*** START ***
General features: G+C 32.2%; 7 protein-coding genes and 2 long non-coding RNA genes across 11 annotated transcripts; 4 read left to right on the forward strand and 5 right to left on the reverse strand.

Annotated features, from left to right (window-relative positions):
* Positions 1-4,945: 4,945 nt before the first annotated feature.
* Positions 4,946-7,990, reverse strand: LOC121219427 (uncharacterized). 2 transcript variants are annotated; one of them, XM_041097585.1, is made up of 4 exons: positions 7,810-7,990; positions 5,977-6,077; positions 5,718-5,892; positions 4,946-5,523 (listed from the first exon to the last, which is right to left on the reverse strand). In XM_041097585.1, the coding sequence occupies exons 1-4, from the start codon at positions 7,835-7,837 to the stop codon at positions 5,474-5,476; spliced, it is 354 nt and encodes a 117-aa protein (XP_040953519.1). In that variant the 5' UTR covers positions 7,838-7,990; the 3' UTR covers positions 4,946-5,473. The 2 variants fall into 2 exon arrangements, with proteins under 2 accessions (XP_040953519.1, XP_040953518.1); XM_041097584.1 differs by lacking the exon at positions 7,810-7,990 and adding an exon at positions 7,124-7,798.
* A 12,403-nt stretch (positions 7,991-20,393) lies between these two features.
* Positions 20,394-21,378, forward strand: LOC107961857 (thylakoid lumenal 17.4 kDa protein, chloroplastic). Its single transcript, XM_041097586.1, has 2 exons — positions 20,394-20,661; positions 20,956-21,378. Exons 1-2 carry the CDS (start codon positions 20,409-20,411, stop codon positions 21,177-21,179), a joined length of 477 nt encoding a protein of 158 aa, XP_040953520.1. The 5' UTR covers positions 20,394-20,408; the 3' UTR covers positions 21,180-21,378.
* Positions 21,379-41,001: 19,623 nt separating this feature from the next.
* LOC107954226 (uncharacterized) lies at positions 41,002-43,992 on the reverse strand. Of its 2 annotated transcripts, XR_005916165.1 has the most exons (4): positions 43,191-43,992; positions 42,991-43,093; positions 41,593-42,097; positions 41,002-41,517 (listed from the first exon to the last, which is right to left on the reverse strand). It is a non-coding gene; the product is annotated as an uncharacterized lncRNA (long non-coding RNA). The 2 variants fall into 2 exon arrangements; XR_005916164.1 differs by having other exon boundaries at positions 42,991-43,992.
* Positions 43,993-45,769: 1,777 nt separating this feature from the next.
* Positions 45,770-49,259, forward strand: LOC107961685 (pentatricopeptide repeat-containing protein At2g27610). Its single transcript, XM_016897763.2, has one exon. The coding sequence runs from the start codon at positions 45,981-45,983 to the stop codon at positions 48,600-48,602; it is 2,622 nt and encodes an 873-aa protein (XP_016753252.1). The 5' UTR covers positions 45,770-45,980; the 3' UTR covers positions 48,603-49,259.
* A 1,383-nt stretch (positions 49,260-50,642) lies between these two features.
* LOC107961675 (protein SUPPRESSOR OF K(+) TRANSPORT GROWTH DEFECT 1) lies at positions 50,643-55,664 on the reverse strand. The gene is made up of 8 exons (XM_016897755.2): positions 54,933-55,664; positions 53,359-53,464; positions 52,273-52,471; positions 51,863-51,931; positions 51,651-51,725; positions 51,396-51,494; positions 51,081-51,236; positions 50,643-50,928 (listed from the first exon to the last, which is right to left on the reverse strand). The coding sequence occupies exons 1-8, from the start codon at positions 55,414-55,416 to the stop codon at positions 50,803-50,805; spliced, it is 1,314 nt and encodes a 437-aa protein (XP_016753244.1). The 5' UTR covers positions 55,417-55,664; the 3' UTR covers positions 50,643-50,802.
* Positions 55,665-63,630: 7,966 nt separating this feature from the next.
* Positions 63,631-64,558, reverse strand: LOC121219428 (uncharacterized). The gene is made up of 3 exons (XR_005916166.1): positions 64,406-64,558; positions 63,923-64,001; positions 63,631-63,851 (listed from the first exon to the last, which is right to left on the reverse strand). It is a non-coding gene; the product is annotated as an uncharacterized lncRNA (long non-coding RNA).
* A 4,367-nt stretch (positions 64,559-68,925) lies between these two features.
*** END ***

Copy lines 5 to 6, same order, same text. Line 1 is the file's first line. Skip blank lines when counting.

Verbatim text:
* A 12,403-nt stretch (positions 7,991-20,393) lies between these two features.
* Positions 20,394-21,378, forward strand: LOC107961857 (thylakoid lumenal 17.4 kDa protein, chloroplastic). Its single transcript, XM_041097586.1, has 2 exons — positions 20,394-20,661; positions 20,956-21,378. Exons 1-2 carry the CDS (start codon positions 20,409-20,411, stop codon positions 21,177-21,179), a joined length of 477 nt encoding a protein of 158 aa, XP_040953520.1. The 5' UTR covers positions 20,394-20,408; the 3' UTR covers positions 21,180-21,378.